‘Anchored off Syracuse. Everyone fucker below deck drowned. Boom. Gone. That was a hard business. ‘Course – I was sleeping on top, so at least I had a chance. At least I could make a swim for it.’
Frankie’s eyes are so hooded, and the way the light is in the room, it’s almost as if he doesn’t have eyes at all. That, and his habit of moving his bottom jaw from side to side when he’s not talking, makes him seem like a statue chewing over the hard facts of his life.
‘Them kind of things mattered, where you slept and everything. I’ve always been a good sleeper. I could sleep upside down on a washing line. I used to sleep under the truck, so long as the ground was hard enough. Gave you a measure of protection. Here, they said. Frankie. Take these trucks up the coast for us. We drove from Port Said to Damascus. Had a whale of a time. We used to mix it up, course. Well – we was young, mate. We had nothing to lose. We knew we was basically cattled.’
He narrows his dark eyes at me and grinds his teeth.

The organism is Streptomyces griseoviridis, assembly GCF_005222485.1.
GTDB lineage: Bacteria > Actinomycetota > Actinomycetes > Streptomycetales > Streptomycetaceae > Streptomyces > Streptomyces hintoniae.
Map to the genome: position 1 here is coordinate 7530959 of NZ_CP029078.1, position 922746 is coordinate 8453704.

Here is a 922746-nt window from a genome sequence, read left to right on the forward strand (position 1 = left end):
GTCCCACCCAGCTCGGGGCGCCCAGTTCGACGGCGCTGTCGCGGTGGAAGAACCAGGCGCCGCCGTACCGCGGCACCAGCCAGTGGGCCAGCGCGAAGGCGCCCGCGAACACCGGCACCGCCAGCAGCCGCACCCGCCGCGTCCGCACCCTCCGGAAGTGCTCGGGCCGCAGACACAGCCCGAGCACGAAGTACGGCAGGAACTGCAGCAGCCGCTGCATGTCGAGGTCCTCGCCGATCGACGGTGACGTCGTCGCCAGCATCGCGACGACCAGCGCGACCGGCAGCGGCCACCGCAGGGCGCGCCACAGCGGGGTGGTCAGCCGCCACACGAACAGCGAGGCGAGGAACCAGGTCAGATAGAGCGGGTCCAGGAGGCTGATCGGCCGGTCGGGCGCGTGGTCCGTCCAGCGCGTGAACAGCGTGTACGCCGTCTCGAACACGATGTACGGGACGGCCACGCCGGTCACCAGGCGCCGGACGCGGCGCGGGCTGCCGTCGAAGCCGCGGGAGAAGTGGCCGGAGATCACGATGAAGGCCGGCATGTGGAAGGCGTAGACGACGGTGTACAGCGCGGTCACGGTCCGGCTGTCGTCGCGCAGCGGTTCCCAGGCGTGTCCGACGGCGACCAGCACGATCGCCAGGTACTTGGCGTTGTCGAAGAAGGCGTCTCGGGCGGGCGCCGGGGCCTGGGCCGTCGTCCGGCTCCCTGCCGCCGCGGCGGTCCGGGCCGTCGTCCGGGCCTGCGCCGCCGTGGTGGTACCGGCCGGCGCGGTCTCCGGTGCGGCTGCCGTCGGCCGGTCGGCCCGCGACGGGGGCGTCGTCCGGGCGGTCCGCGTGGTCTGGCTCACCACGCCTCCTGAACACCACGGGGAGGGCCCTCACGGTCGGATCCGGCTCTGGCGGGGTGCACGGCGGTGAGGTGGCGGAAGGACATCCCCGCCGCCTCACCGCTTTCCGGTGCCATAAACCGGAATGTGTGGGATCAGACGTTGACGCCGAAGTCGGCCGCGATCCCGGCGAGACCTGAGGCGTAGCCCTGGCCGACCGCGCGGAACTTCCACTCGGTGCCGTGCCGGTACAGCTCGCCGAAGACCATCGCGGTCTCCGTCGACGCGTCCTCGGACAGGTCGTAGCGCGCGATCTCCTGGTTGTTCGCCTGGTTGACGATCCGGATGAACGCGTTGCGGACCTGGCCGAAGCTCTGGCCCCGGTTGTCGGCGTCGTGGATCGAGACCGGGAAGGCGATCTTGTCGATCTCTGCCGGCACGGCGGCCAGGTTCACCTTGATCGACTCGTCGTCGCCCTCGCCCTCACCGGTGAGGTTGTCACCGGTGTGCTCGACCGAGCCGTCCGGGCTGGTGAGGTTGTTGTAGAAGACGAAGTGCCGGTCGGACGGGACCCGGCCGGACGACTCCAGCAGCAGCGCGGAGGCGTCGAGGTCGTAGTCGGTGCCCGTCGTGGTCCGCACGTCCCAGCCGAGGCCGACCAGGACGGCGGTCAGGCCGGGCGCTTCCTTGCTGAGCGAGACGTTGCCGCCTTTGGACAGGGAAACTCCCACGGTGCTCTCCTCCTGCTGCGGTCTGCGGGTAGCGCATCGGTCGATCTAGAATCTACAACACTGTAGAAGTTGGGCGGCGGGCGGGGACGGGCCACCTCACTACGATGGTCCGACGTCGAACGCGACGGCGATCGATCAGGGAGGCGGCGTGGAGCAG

‘D’you know what I mean? Cattled? That’s cockney slang, mate. Cattle trucked. Fucked.’
He laughs, settles back in the chair.
‘My missus was the brains of the operation. She was in the Waaf. There weren’t nothing she couldn’t do. Ride a motorbike. Shoot down a plane. Unscramble a secret message. I tell you what, I landed on my feet all right the day I met Junie.’
He grinds his teeth again and shifts his position in the chair.
‘She’s in a home now. I don’t see her all that much. Even when I do she don’t recognise me. That’s the dementia for you, mate. Still – I keep her bed made up. That way I reckon there’s a chance she might come back.’